Step 4 – the session
A hearing takes place in every criminal case. If it is a big case, the first hearing is a pro forma hearing. The case will not be dealt with substantively, but what the Public Prosecutor or your lawyer still wants to investigate will be examined. In smaller cases there is often only one hearing. You are not obliged to come to the hearing, but you always have the right to do so. If you do not come to the hearing, you can authorise your lawyer to defend you. If you do not respond at all to the summons and do not authorise your lawyer to defend you, then it is a case of absenteeism. Then the hearing and the case will be handled without your presence. However, the judge can oblige you to attend the hearing.
Step 5 – the judgment
When the judge rules depends on the type of case and which type of judge is hearing your case. The cantonal judge and the police judge often pronounce sentence orally immediately. For larger crimes there are often more judges and you will receive the decision – the verdict – within 2 weeks after the trial.
Step 6 – Appeal
If you do not agree with the decision of the judge, you can appeal to the court of appeal.
Suspect of a criminal offence?
This is how you can sue a person for libel or slander
The criminal process starts with reporting a crime to the police. If the police and the Public Prosecutor suspect you of having committed an offence, you are a suspect. However, it may be the case that you claim not to have committed the offence, that the situation described above was quite different. What can you do then?
First of all, it is important to remember that a suspect is innocent until proven guilty. You are only guilty of a criminal offence if the criminal court declares you so in the judgment or the public prosecutor in the criminal order. You can appeal against this in cassation. The fact that you are a suspect does not mean that you are also the perpetrator. In addition, you can accuse the person who accuses you of committing an offence, for example if you are accused of raping the alleged victim, of slander. This means that someone accuses you of an untrue fact and damages your reputation or that you are deliberately defamed. This is a criminal offence. Consult Law & More for more information about suing for slander and defamation. We will be happy to assist you.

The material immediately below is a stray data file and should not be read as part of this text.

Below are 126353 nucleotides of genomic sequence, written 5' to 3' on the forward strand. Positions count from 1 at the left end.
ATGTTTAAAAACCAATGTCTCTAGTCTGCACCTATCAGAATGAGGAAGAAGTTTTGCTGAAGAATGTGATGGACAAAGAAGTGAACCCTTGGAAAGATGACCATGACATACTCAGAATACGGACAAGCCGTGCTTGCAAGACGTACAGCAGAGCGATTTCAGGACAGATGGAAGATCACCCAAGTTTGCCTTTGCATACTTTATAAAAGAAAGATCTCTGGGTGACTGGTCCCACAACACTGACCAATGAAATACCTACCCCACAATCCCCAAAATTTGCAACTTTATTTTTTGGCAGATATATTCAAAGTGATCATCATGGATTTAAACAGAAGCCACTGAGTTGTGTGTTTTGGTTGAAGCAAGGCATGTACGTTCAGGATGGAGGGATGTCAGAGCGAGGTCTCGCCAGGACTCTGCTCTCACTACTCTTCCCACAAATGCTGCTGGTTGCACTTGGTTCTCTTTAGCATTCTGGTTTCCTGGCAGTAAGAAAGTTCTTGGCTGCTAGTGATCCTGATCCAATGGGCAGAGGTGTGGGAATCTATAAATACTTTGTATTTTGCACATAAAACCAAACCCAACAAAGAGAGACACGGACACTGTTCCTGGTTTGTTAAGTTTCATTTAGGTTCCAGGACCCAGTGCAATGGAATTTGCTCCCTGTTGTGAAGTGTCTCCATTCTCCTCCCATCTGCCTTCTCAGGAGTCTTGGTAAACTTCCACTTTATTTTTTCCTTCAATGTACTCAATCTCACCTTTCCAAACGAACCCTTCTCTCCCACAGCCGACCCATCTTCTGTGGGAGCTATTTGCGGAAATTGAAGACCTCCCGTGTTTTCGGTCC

Why choose the criminal lawyers of Law & More?
The criminal lawyers of Law & More offer you legal advice throughout the entire criminal process. We know that criminal proceedings are stressful and therefore attach extra value to our adequate and immediate availability. Good criminal lawyers are expensive, which is why Law & More considers it important to maintain a good price/quality ratio. We handle your case with care and integrity. If you wish to contact us, please send an e-mail to email@example.com or call +31 40 369 06 80.
Frequently Asked Questions
Consulting a criminal lawyer is not mandatory, but it is sensible. It is advisable to contact a criminal lawyer immediately if you have come into contact with the police. This is because you have the right to assistance from a criminal lawyer. The police will ask you questions in order to gather evidence against you. Therefore, you should know that you are not obliged to answer the police’s questions and that it is wise to immediately contact a criminal lawyer who represents you.
Have you, for example, lost your driving licence and do you want a lawyer specialised in traffic criminal law? Or have you been arrested for possession of a weapon, violence, fraud, assault, money laundering, forgery or embezzlement, then you can come to Law & More. We can also help you in drug cases, such as possession of hemp, marijuana or cocaine.
Do you want to know what Law & More can do for you as a law firm in Eindhoven and Amsterdam?
Then contact us by phone +31 40 369 06 80 or send an e-mail to:
mr. Tom Meevis, advocate at Law & More – firstname.lastname@example.org
mr. Maxim Hodak, advocate at & More – email@example.com